Lawsuit alleges GM cheated on diesel pickup emissions
Some General Motors truck owners are alleging in a lawsuit that the company cheated on government diesel emissions tests.
The lawsuit filed in U.S. District Court in Detroit alleges that GM pickup trucks with Duramax diesel engines have three devices on them that are rigged to allow more pollution on the road than during treadmill tests in the Environmental Protection Agency laboratory.
GM said the allegations are without merit.
The lawsuit filed by the Hagens Berman firm of Seattle alleges the trucks emit two to five times the legal limit for harmful nitrogen oxide. Also named as a defendant is Robert Bosch LLC, which made GM’s electronic diesel controls. Bosch says it is co-operating with government investigations into emissions cases and “defending its interests” in lawsuits.
Diesel engines have been under scrutiny worldwide since Volkswagen admitted that its diesel cars cheated on tests.
The complaint against GM alleges the devices were installed on diesel engines in Chevrolet Silverado and GMC Sierra heavy-duty pickups. Two devices cut emissions controls when the air temperature is above or below the range in government lab tests. The other drops the level of emissions controls when the trucks are running continuously for 200 to 500 seconds. Government tests don’t last that long, the lawsuit says.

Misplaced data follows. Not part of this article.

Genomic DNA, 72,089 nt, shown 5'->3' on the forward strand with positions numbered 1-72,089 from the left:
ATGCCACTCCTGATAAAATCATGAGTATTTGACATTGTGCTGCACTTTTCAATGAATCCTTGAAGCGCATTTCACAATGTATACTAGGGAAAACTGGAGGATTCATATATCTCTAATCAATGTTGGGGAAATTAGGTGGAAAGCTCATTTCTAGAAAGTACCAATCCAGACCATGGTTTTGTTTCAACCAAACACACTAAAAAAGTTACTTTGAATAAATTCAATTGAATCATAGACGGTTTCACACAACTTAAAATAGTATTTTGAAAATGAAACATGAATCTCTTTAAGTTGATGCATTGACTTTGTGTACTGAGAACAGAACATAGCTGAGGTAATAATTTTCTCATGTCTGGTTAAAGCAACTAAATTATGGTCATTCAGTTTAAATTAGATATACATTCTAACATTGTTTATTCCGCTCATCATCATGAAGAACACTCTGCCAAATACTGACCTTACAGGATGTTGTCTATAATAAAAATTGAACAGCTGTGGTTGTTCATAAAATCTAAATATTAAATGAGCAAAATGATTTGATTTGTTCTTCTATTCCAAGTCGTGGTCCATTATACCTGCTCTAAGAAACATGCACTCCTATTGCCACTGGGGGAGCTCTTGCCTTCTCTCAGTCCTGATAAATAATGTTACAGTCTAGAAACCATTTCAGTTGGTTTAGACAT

The suit demands a jury trial and seeks punitive damages, restitution, and recovery of the purchase price of the trucks or the decrease in their values because of the devices.
GM called the claims “baseless” and said in a statement it would vigorously defend itself. “The Duramax Diesel Chevrolet Silverado and GMC Sierra comply with all U.S. EPA and CARB (California Air Resources Board) emissions regulations.”
The lawsuit came just two days after the U.S. Justice Department sued Fiat Chrysler on behalf of the EPA alleging that some of its Ram diesel pickup trucks cheat on pollution tests. Fiat Chrysler has denied any wrongdoing.